Whereas, it’s observed that in the first part of the nineteenth century men looked favorably upon marriage. They’d have good meals cooked, clean clothes and sex on a regular basis.  While women of that time enjoyed sex with a mate before marriage, often their desire waned after marriage. Statistics show this to be true today as well.


In the early part of the century a minister performed the ceremony in the bride’s home for most marriages, although church weddings became more popular later on and soon became the norm. Perhaps due to the preacher’s heavy schedule of sermons and church services, most weddings in early 1800’s were performed on Tuesdays, Wednesdays or Thursdays.


Women of the West tended to court and marry at a later age than those in the East and South. They also engaged in more premarital sex and often married if the woman became pregnant.


Today’s research shows from a 2008 study that the average marrying age for women is 25 and for men, 27. 


Since two of our fillies are marrying off their daughters this season, both coincidentally named Kristi/Christi, I asked them about their thoughts and family traditions that continue from generation to generation.  Both Pam Crooks and Tanya Hanson had something unique to share!


From Pam: 


“With a talent she didn’t know she had until she was in her late thirties, my sister Kim decorates beautiful cookies.  Starting with my first daughter, and continuing the tradition with my second and now my third, she makes cookies for every guest at the wedding reception. 


As you read this, Kristi is hours away from being married.  Afterward, since she and her new husband will be moving to Virginia Beach, the guests will find beach-themed cookies at their table.


Love the cookies Pam! Aren’t they adorable! Best wishes at the wedding today!


From Tanya:      


I’m a little crazy right now LOL. Christi had her first fitting on Saturday and suddenly, it’s almost here.

Some traditions, old and new:  Christi is using the cake knife and server, and silver toasting goblets from Matt and Debbie’s wedding, and the little Noritake china bridal cake plate Tim and I ate from. 

A five-generation tradition: Somewhere during the ceremony, the hymn “Let us Ever Walk with Jesus” happens. At our wedding, it was a solo. My parents walked up to the altar to it during WW II. At Matt’s and also Christi’s, it’s the song I will walk in to.


I think all of these traditions are amazing and endearing. 


What about you?  Any weddings on your horizon?  Did you have family traditions that continue on from one generation to the next?   And what wedding scene from either a book or movie stands out in your mind?  


Curious minds want to know!


Don’t forget to enter our Fillies Contest!!

Terry Blain Visits Wildflower Junction

colorado-silverHello Darlings,

Ah do declare! Miss Terry Blain comes calling this weekend.

The Fillies are plumb excited to have a chance to visit with the dear lady. Miss Terry shares our love for western romance and cowboy heroes. Not sure what subject Miss Terry will choose to talk about but she can’t go wrong with the handsome devils. Ah can listen for hours and imagine the things that could go on behind closed doors. Hee-hee!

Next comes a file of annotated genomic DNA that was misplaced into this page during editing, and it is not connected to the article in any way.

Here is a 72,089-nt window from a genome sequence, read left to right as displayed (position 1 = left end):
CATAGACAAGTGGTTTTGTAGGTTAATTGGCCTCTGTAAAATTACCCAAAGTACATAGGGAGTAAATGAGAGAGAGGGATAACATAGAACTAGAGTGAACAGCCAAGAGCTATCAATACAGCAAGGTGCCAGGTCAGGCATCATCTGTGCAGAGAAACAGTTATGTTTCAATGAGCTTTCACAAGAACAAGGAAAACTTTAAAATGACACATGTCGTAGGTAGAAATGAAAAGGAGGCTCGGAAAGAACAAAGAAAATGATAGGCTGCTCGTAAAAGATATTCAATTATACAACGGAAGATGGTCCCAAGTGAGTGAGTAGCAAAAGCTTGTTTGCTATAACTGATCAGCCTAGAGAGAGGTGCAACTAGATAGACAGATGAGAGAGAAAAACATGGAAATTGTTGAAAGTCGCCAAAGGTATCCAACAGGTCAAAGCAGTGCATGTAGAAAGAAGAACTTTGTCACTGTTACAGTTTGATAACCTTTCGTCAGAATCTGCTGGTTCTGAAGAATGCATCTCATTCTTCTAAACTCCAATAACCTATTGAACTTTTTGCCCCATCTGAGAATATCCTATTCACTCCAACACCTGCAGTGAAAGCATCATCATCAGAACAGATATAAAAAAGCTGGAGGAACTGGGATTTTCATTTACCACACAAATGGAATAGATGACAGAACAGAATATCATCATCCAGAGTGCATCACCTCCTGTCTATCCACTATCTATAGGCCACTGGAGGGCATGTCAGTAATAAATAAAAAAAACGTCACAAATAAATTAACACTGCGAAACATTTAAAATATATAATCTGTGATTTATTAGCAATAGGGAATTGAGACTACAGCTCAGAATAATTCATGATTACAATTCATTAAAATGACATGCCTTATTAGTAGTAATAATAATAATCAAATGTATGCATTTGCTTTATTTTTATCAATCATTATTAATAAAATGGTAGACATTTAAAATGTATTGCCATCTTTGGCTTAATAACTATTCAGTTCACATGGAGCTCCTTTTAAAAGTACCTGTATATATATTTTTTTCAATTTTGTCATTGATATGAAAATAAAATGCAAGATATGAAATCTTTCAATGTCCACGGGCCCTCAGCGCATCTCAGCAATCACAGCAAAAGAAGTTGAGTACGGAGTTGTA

Hitch up your buggies and shake the wrinkles out of your skirts. Follow the trail that leads to town. We’ll be watchin’ for you.

THE REST OF THE STORY: How I Got Started Writing






When I start doing interviews for a new release, I’m always asked how I got started writing. Because the real story is a long one, I give a brief version or answer that I always wrote. Here’s the rest of the story….


The first story I ever wrote was called The Pink Dress. I stapled the pages into a book and drew a cover. I don’t remember how old I was. Maybe eleven. Many years later, I wrote a short story, submitted it, and received a rejection from Redbook magazine. I was fourteen and I still have the story and the rejection slip. I still remember the feeling of rejection and disappointment when I received it. My first complete novel was titled The Rebel. I’m actually too embarrassed to tell you what it was about, but the title would have sold well to Silhouette, don’t you think? In fact it probably has. I was sixteen when I wrote it.


I wrote in notebooks for years while my children were growing up, and I started a couple of books that way. I never got serious until my youngest daughter went to first grade. I was lost without her, but instead of having another baby, going to school or getting a real job, like many women with empty nest syndrome, I decided that was the time to write the book I’d always wanted to write.


cherylAll The Tender Tomorrows. Great title, eh? Ambitious undertaking. Great characters. No plot. Passive, passive, passive writing. A totally unsellable time period. I typed it on an old manual Smith-Corona, with an “A” that struck half a line below all the other letters, and the manuscript underwent at least three or four complete rewrites.